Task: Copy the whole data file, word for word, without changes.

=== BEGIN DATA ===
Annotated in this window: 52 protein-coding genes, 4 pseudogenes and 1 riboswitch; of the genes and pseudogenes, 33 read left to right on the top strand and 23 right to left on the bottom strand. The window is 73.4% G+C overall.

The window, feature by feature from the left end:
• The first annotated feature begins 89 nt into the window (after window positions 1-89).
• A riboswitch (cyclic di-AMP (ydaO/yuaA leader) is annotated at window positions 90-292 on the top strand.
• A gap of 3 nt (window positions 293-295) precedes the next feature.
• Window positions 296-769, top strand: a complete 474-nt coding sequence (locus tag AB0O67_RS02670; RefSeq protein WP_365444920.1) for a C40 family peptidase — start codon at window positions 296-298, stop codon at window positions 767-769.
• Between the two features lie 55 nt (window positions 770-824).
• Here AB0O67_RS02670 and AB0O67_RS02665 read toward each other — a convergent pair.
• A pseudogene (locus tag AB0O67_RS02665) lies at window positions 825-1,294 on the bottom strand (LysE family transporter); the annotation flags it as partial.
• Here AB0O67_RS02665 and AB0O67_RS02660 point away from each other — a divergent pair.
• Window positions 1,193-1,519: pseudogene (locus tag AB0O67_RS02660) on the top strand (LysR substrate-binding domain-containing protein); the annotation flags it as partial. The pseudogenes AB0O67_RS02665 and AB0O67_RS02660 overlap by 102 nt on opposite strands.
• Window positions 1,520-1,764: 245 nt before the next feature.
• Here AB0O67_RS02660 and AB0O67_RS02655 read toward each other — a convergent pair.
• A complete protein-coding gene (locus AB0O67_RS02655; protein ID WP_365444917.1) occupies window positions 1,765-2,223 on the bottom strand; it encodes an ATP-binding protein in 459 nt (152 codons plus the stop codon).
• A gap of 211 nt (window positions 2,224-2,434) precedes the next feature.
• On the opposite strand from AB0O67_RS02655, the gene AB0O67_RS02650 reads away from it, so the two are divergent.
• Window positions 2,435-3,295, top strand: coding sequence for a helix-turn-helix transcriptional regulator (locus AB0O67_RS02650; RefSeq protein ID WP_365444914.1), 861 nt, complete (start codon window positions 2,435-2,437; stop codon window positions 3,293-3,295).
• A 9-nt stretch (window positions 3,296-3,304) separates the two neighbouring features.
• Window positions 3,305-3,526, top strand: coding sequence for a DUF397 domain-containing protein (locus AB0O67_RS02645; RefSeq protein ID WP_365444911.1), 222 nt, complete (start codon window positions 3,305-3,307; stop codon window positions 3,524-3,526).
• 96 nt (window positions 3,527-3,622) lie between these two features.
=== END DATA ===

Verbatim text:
Annotated in this window: 52 protein-coding genes, 4 pseudogenes and 1 riboswitch; of the genes and pseudogenes, 33 read left to right on the top strand and 23 right to left on the bottom strand. The window is 73.4% G+C overall.

The window, feature by feature from the left end:
• The first annotated feature begins 89 nt into the window (after window positions 1-89).
• A riboswitch (cyclic di-AMP (ydaO/yuaA leader) is annotated at window positions 90-292 on the top strand.
• A gap of 3 nt (window positions 293-295) precedes the next feature.
• Window positions 296-769, top strand: a complete 474-nt coding sequence (locus tag AB0O67_RS02670; RefSeq protein WP_365444920.1) for a C40 family peptidase — start codon at window positions 296-298, stop codon at window positions 767-769.
• Between the two features lie 55 nt (window positions 770-824).
• Here AB0O67_RS02670 and AB0O67_RS02665 read toward each other — a convergent pair.
• A pseudogene (locus tag AB0O67_RS02665) lies at window positions 825-1,294 on the bottom strand (LysE family transporter); the annotation flags it as partial.
• Here AB0O67_RS02665 and AB0O67_RS02660 point away from each other — a divergent pair.
• Window positions 1,193-1,519: pseudogene (locus tag AB0O67_RS02660) on the top strand (LysR substrate-binding domain-containing protein); the annotation flags it as partial. The pseudogenes AB0O67_RS02665 and AB0O67_RS02660 overlap by 102 nt on opposite strands.
• Window positions 1,520-1,764: 245 nt before the next feature.
• Here AB0O67_RS02660 and AB0O67_RS02655 read toward each other — a convergent pair.
• A complete protein-coding gene (locus AB0O67_RS02655; protein ID WP_365444917.1) occupies window positions 1,765-2,223 on the bottom strand; it encodes an ATP-binding protein in 459 nt (152 codons plus the stop codon).
• A gap of 211 nt (window positions 2,224-2,434) precedes the next feature.
• On the opposite strand from AB0O67_RS02655, the gene AB0O67_RS02650 reads away from it, so the two are divergent.
• Window positions 2,435-3,295, top strand: coding sequence for a helix-turn-helix transcriptional regulator (locus AB0O67_RS02650; RefSeq protein ID WP_365444914.1), 861 nt, complete (start codon window positions 2,435-2,437; stop codon window positions 3,293-3,295).
• A 9-nt stretch (window positions 3,296-3,304) separates the two neighbouring features.
• Window positions 3,305-3,526, top strand: coding sequence for a DUF397 domain-containing protein (locus AB0O67_RS02645; RefSeq protein ID WP_365444911.1), 222 nt, complete (start codon window positions 3,305-3,307; stop codon window positions 3,524-3,526).
• 96 nt (window positions 3,527-3,622) lie between these two features.